First, on what they did: The "Bridge to Nowhere" was totally in their favor, if they'd marketed it differently. Palin should have said up front that she'd once supported the bridge, but when she got the power to change things and she realized the problems, she changed the policy, unlike Obama and Biden, who insisted on the bridge to the end. By not adding an extra sentence or two to flesh this out, they lost the issue (though perhaps, given how lightly Obama claims are vetted by the press, they just didn't expect what would happen).
Similarly, on the whole earmarks thing...Palin cut earmarks by some 35% from the previous Alaska administration, but because they painted her as totally anti-earmark, they again lost the issue even though it's in their favor. Palin made substantial cuts to earmarks with plans to continue reducing them. But the campaign made it black and white, allowing the press to simply paint her as a hypocrite because she was still involved in earmarks.
What I'm really annoyed about, though, is what hasn't been presented at all, the most impressive thing about Palin:
When faced with a corrupt party machine run by her own party, Palin exposed and fought that corruption, against huge odds. No one disagrees with this, because it's black and white, but no one in the country knows about it because, for some reason, the campaign didn't introduce her with this as a main item.
Contrast this with Obama: When faced with a corrupt party machine run by his own party, he...joined the machine. He never fought any corruption or corrupt politicians in Chicago, and actively supported corrupt Chicago politicians after he became a US Senator. While he didn't engage in some of the worst tactics (though he did engage in some pretty nasty politics to get his opponents thrown off the ballot), he nurtured the support of the corrupt establishment to further his career.
This difference should have been a cornerstone of the introduction to Palin, yet it wasn't. It's infuriating.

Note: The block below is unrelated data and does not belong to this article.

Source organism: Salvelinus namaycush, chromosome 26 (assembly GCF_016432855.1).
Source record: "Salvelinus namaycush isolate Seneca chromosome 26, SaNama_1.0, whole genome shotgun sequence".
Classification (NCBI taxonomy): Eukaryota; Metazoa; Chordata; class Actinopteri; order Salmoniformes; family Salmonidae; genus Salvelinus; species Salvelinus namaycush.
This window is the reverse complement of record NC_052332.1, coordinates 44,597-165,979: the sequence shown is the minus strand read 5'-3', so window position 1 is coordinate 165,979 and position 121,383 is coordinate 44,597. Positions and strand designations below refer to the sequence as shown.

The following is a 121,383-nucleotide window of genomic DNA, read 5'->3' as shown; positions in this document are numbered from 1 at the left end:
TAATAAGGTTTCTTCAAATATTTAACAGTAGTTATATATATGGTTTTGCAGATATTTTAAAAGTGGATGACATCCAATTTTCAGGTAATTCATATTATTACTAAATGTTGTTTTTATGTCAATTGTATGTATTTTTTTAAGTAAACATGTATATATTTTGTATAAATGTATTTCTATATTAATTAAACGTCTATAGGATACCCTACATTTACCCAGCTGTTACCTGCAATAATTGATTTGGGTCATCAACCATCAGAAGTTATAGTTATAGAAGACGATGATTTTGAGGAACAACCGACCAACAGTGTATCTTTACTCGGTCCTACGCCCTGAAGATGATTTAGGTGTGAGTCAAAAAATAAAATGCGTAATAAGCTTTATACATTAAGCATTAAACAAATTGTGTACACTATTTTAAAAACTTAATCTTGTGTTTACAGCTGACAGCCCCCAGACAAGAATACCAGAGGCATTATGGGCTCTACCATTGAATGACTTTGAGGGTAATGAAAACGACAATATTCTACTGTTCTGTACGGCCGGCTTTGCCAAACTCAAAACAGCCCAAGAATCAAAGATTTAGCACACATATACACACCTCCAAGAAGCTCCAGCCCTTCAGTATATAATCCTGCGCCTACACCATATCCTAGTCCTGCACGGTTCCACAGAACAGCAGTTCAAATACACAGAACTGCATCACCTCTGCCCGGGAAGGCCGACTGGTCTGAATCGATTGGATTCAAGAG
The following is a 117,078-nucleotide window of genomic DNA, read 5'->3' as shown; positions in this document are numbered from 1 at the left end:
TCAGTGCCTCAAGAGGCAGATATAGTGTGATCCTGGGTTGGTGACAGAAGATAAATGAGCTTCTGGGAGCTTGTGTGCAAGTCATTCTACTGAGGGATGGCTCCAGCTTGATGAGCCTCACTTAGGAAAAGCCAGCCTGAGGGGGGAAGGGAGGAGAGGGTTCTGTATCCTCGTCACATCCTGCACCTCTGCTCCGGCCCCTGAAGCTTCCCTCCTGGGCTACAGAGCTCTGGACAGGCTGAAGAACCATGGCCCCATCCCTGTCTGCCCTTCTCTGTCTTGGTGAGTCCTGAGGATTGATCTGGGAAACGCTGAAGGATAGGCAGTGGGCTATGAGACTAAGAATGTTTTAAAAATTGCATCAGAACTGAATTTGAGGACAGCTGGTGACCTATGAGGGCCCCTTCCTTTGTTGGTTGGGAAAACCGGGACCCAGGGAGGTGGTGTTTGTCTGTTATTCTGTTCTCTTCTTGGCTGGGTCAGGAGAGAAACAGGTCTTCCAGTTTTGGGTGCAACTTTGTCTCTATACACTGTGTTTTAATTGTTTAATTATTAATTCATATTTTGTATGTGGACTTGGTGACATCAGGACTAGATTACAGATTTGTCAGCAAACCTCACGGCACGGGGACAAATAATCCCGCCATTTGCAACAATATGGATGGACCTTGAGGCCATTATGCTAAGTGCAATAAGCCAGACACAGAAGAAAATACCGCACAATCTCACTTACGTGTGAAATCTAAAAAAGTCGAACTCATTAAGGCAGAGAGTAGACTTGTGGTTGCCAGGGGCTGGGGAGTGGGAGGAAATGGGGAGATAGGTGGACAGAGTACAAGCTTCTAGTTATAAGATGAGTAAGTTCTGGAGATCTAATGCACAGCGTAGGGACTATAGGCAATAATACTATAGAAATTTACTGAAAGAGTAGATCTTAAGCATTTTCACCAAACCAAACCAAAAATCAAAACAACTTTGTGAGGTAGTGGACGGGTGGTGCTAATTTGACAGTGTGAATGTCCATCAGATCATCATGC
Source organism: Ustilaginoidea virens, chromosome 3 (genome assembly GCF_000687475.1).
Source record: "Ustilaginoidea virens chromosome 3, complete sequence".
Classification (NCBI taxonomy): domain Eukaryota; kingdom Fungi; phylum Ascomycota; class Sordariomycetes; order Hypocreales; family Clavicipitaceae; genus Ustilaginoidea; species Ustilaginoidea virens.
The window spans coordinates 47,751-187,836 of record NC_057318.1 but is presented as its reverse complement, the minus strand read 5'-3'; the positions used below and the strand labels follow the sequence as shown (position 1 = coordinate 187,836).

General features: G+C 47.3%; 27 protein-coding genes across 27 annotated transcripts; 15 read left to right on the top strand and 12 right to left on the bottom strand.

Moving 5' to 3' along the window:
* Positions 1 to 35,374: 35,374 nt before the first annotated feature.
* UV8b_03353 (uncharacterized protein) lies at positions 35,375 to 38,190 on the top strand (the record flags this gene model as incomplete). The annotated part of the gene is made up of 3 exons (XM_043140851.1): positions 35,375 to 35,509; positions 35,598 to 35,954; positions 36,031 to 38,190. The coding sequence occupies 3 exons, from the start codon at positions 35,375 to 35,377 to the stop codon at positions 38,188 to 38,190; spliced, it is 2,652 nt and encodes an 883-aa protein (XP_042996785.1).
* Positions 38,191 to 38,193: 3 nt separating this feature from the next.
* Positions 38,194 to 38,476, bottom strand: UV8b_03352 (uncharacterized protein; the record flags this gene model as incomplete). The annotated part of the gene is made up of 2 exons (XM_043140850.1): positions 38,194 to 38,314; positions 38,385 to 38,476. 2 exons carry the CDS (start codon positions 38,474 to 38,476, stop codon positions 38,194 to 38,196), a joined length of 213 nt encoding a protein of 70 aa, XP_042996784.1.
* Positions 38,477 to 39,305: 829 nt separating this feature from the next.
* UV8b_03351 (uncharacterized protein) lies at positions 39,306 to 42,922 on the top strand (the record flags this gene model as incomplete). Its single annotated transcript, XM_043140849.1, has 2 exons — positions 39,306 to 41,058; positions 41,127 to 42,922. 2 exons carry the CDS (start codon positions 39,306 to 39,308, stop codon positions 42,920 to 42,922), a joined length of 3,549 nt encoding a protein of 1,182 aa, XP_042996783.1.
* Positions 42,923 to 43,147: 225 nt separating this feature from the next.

Next is how they responded to stupid sexist attacks on Palin. She should have laughed off the "lipstick on a pig" stuff and just made fun of Obama for saying it, without taking offense. They should not have done commercials demanding apologies -- they should have laughed, poked back at him, and moved on. This is a party and particular politicians who don't believe in all the victimhood crap, and they shouldn't have stooped to it. Responding light-heartedly for various items would have made Palin much more bullet-proof, and would fit in with her real personality.
Finally, they shouldn't have put her on major network interviews where she would be singled out in a way no other politician has been in this race and where she would be easily tripped up. They should have put her on radio shows with sympathetic hosts to let her get her grounding and to get her message out to the base (which is what mattered), then worked up to major interviews.
In those major interviews, they shouldn't have crammed her full of half-remembered facts that she would inevitable stumble on. She should have been honest about what she didn't know, have a couple of fallback lines for how she would address her areas of ignorance, then steered the interview to things she does know -- when asked about various policies, she should have talked about how she addressed them in Alaska, not tried to provide a national or international perspective on them.
Palin's lack of national and international knowledge and experience is a weakness and they just have to accept that; her very successful history in Alaska fighting corruption and (at the state level at least) reducing earmarks and spending and governing as the most popular governor in the country are her strengths, and it's the campaign's job to let her strengths shine.
Handling Palin correctly may end up being the difference between winning and losing. They can still fix it to some degree, and I hope we see a real Palin at the debate this week.
A final nail in the "biased media" coffin...remember when Charles Gibson interviewed an inexperienced VP pick with no international experience and little knowledge of national issues, someone whom the country should want to know and come to trust as being strong on the issues? Here are the questions he asked John Edwards that day in 2004:
1. Senator Edwards, they went at you hammer and tong last night from the podium here at this Republican Convention, saying the fundamental security of this country was at stake in this election, questioning John Kerry's ability to be commander in chief. I wonder how you felt as you listened.